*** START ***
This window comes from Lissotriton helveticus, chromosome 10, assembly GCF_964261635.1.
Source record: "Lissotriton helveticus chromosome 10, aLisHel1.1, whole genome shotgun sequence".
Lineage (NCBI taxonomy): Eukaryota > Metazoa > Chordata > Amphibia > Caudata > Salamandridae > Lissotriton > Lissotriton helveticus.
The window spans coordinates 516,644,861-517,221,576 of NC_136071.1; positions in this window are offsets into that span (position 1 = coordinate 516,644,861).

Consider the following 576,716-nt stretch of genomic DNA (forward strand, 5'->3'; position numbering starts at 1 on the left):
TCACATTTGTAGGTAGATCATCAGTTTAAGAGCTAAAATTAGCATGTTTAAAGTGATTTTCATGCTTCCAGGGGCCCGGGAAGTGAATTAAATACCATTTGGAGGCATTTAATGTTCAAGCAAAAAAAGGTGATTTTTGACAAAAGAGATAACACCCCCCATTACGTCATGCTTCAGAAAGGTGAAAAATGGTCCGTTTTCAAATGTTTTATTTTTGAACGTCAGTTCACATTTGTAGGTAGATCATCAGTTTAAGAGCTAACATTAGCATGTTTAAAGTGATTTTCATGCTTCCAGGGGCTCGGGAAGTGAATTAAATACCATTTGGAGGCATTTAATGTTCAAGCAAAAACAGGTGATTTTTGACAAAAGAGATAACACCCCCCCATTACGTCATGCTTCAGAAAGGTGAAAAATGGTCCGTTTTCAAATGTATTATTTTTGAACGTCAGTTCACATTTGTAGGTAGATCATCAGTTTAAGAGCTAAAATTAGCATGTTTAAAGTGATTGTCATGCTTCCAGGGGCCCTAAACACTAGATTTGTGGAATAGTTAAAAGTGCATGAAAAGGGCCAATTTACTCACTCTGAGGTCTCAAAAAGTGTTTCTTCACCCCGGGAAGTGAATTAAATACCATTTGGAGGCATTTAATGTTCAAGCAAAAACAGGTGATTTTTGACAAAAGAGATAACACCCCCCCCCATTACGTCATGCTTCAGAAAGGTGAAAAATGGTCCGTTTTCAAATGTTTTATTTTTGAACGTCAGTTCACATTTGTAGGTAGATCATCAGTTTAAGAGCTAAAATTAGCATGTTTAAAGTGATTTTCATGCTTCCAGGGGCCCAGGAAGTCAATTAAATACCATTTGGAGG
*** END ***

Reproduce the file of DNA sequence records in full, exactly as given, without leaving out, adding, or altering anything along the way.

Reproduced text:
This window comes from Lissotriton helveticus, chromosome 10, assembly GCF_964261635.1.
Source record: "Lissotriton helveticus chromosome 10, aLisHel1.1, whole genome shotgun sequence".
Lineage (NCBI taxonomy): Eukaryota > Metazoa > Chordata > Amphibia > Caudata > Salamandridae > Lissotriton > Lissotriton helveticus.
The window spans coordinates 516,644,861-517,221,576 of NC_136071.1; positions in this window are offsets into that span (position 1 = coordinate 516,644,861).

Consider the following 576,716-nt stretch of genomic DNA (forward strand, 5'->3'; position numbering starts at 1 on the left):
TCACATTTGTAGGTAGATCATCAGTTTAAGAGCTAAAATTAGCATGTTTAAAGTGATTTTCATGCTTCCAGGGGCCCGGGAAGTGAATTAAATACCATTTGGAGGCATTTAATGTTCAAGCAAAAAAAGGTGATTTTTGACAAAAGAGATAACACCCCCCATTACGTCATGCTTCAGAAAGGTGAAAAATGGTCCGTTTTCAAATGTTTTATTTTTGAACGTCAGTTCACATTTGTAGGTAGATCATCAGTTTAAGAGCTAACATTAGCATGTTTAAAGTGATTTTCATGCTTCCAGGGGCTCGGGAAGTGAATTAAATACCATTTGGAGGCATTTAATGTTCAAGCAAAAACAGGTGATTTTTGACAAAAGAGATAACACCCCCCCATTACGTCATGCTTCAGAAAGGTGAAAAATGGTCCGTTTTCAAATGTATTATTTTTGAACGTCAGTTCACATTTGTAGGTAGATCATCAGTTTAAGAGCTAAAATTAGCATGTTTAAAGTGATTGTCATGCTTCCAGGGGCCCTAAACACTAGATTTGTGGAATAGTTAAAAGTGCATGAAAAGGGCCAATTTACTCACTCTGAGGTCTCAAAAAGTGTTTCTTCACCCCGGGAAGTGAATTAAATACCATTTGGAGGCATTTAATGTTCAAGCAAAAACAGGTGATTTTTGACAAAAGAGATAACACCCCCCCCCATTACGTCATGCTTCAGAAAGGTGAAAAATGGTCCGTTTTCAAATGTTTTATTTTTGAACGTCAGTTCACATTTGTAGGTAGATCATCAGTTTAAGAGCTAAAATTAGCATGTTTAAAGTGATTTTCATGCTTCCAGGGGCCCAGGAAGTCAATTAAATACCATTTGGAGG